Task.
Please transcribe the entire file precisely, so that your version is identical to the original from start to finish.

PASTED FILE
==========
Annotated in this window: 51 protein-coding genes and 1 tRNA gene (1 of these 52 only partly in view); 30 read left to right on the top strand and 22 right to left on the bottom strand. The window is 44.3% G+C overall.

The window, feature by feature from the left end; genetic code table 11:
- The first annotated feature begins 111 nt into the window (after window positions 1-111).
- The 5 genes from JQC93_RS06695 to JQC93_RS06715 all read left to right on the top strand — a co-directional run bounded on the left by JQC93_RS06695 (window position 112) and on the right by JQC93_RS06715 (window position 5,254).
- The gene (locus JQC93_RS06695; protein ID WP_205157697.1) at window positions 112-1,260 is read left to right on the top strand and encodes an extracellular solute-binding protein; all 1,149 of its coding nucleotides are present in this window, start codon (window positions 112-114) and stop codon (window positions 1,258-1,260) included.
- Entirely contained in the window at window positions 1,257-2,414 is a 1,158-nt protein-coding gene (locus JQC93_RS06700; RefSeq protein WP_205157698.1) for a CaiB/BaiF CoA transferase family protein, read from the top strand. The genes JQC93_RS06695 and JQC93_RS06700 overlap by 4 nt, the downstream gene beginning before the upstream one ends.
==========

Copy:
Annotated in this window: 51 protein-coding genes and 1 tRNA gene (1 of these 52 only partly in view); 30 read left to right on the top strand and 22 right to left on the bottom strand. The window is 44.3% G+C overall.

The window, feature by feature from the left end; genetic code table 11:
- The first annotated feature begins 111 nt into the window (after window positions 1-111).
- The 5 genes from JQC93_RS06695 to JQC93_RS06715 all read left to right on the top strand — a co-directional run bounded on the left by JQC93_RS06695 (window position 112) and on the right by JQC93_RS06715 (window position 5,254).
- The gene (locus JQC93_RS06695; protein ID WP_205157697.1) at window positions 112-1,260 is read left to right on the top strand and encodes an extracellular solute-binding protein; all 1,149 of its coding nucleotides are present in this window, start codon (window positions 112-114) and stop codon (window positions 1,258-1,260) included.
- Entirely contained in the window at window positions 1,257-2,414 is a 1,158-nt protein-coding gene (locus JQC93_RS06700; RefSeq protein WP_205157698.1) for a CaiB/BaiF CoA transferase family protein, read from the top strand. The genes JQC93_RS06695 and JQC93_RS06700 overlap by 4 nt, the downstream gene beginning before the upstream one ends.